news 2013



Results 21 - 40 of 1250.

Health - Life Sciences - 17.12.2013
"Nanobiopsy" allows scientists to operate on living cells
Scientists have developed a device that can take a "biopsy" of a living cell, sampling minute volumes of its contents without killing it. Much research on molecular biology is carried out on populations of cells, giving an average result that ignores the fact that every cell is different. Techniques for studying single cells usually destroy them, making it impossible to look at changes over time.

Agronomy / Food Science - Health - 17.12.2013
Red Wine Component Can Undo Some of the Harm Done by Poor Diet, Researchers Find
AUSTIN, Texas — For the first time, researchers have demonstrated that resveratrol - which is abundantly available in red wine and also found in grapes, peanuts and berries - can ease some of the negative effects on the immune system caused by a diet high in fat. "In preclinical studies, resveratrol has been shown to be beneficial in slowing the aging process and inhibiting some of the deleterious effects linked to obesity," says Christopher Jolly, associate professor in the Department of Nutritional Sciences at The University of Texas at Austin.

Health - Life Sciences - 17.12.2013
Novel Genetic mutations discovered that cause neuro-muscular disease in children
Novel Genetic mutations discovered that cause neuro-muscular disease in children
Mutations in a gene causing mixed neurological and muscular disease in children have been found for the first time. Researchers at UCL and the University of Leeds have identified an entirely novel mechanism responsible for a childhood onset neuromuscular diseases with associated brain involvement. The research identified mutations of the gene MICU1 in a group of children affected by this previously undescribed condition, and provides the first evidence that a defective MICU1 gene can cause disease 'in man'.

Health - Life Sciences - 17.12.2013
Research backs risk-reduction surgery for ovarian cancer
17 Dec 2013 A study by Manchester scientists backs preventative surgery to improve survival for women who are at greater risk of getting ovarian cancer and suggests it appears helpful for women at risk of getting breast cancer because of genetic faults. Women who carry, a fault in one of two high-risk genes known as BRCA1 or BRCA2, have an increased risk of dying from breast and/or ovarian cancer.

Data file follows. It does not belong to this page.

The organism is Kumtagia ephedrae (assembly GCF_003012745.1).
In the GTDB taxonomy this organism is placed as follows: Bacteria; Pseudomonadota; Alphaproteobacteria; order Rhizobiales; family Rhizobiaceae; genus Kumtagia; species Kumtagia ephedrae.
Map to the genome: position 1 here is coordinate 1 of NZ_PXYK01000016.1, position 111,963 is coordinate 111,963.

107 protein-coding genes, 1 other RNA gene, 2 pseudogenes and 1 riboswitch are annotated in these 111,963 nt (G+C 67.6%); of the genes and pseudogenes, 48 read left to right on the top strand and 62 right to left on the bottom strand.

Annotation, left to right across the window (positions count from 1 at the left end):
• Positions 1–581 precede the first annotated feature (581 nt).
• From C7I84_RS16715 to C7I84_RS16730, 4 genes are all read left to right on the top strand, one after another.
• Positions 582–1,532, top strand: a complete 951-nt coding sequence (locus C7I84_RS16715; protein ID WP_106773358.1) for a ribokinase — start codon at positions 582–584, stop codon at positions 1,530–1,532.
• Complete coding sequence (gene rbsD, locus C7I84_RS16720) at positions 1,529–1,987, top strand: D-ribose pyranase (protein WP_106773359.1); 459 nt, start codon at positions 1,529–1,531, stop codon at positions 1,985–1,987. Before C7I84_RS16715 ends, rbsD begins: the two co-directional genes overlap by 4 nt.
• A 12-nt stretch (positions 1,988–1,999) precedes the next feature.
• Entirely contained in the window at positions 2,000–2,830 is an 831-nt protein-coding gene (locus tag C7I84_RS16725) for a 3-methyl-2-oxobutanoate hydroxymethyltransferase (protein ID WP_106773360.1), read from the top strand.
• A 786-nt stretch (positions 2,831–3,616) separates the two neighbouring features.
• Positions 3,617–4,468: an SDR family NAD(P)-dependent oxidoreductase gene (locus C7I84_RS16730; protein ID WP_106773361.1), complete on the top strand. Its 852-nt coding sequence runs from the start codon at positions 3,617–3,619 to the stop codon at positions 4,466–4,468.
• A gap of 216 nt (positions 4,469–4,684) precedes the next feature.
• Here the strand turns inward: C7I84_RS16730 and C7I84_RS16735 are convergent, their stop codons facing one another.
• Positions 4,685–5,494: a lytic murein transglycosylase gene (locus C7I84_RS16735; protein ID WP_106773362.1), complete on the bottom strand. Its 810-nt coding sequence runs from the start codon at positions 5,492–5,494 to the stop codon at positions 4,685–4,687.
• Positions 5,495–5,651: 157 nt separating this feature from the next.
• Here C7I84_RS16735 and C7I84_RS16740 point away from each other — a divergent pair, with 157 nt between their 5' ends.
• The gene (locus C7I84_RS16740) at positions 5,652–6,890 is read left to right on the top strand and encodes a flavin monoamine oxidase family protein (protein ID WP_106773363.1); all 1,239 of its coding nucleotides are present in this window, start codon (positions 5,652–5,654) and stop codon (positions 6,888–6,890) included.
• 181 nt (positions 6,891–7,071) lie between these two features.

Health - Life Sciences - 17.12.2013
Changes in proteins may predict ALS progression
HERSHEY, Pa. Measuring changes in certain proteins - called biomarkers - in people with amyotrophic lateral sclerosis may better predict the progression of the disease, according to scientists at Penn State College of Medicine. ALS is often referred to as Lou Gehrig's disease, is a neurological disease in which the brain loses its ability to control movement as motor neurons degenerate.

Health - Chemistry - 17.12.2013
Drug residues in Swedish sewage water
Chemists at Umeå University have been able to trace narcotics substances and prescription drugs in measurements of wastewater from 33 Swedish sewage treatment plants. Cocaine, amphetamine, and methamphetamine, in measurable concentrations, were found in a total of half of the locations. When a person consumes a drug it is excreted through the digestive system, either unchanged or as metabolites through the body and ends up in the wastewater.

Health - 17.12.2013
Study indicates oral garlic not useful in treating vaginal thrush
Liz Banks-Anderson (Media office) 8344 4362/ 0481 013 333 Robyn Riley Royal Women's Hospital  83435 2953/ 0419 255 118 In a world-first study, led by the University of Melbourne and the Royal Women's Hospital, researchers have found garlic does not significantly reduce vaginal candida (thrush). Led by University of Melbourne PhD candidate Cathy Watson also of the Royal Women's Hospital, This study is the first to investigate the effect of oral garlic on vaginal colonisation of candida and provides another link in the chain of investigation of complementary and alternative therapies.

Life Sciences - Health - 16.12.2013
Team uses cells to expand nature's repertoire
Team uses cells to expand nature’s repertoire
Using a cell's own internal machinery, Yale researchers have produced proteins not found in nature that can cause cancer in mice, they report Dec. 16 in the Proceedings of the National Academy of Sciences. The study not only sheds light on the way cancers may form, but also illustrates a new and efficient method to produce novel proteins that can be used for a variety of research, industrial, and medical purposes.

Health - 16.12.2013
Families urged to get to the heart of their medical histories this Christmas
The full paper can be found here: (external site, html) Doctors are encouraging people to take advantage of Christmas gatherings with relatives to discuss family medical histories to help tackle ill-health.

Social Sciences - Health - 16.12.2013
One in four women prisoners self-harm every year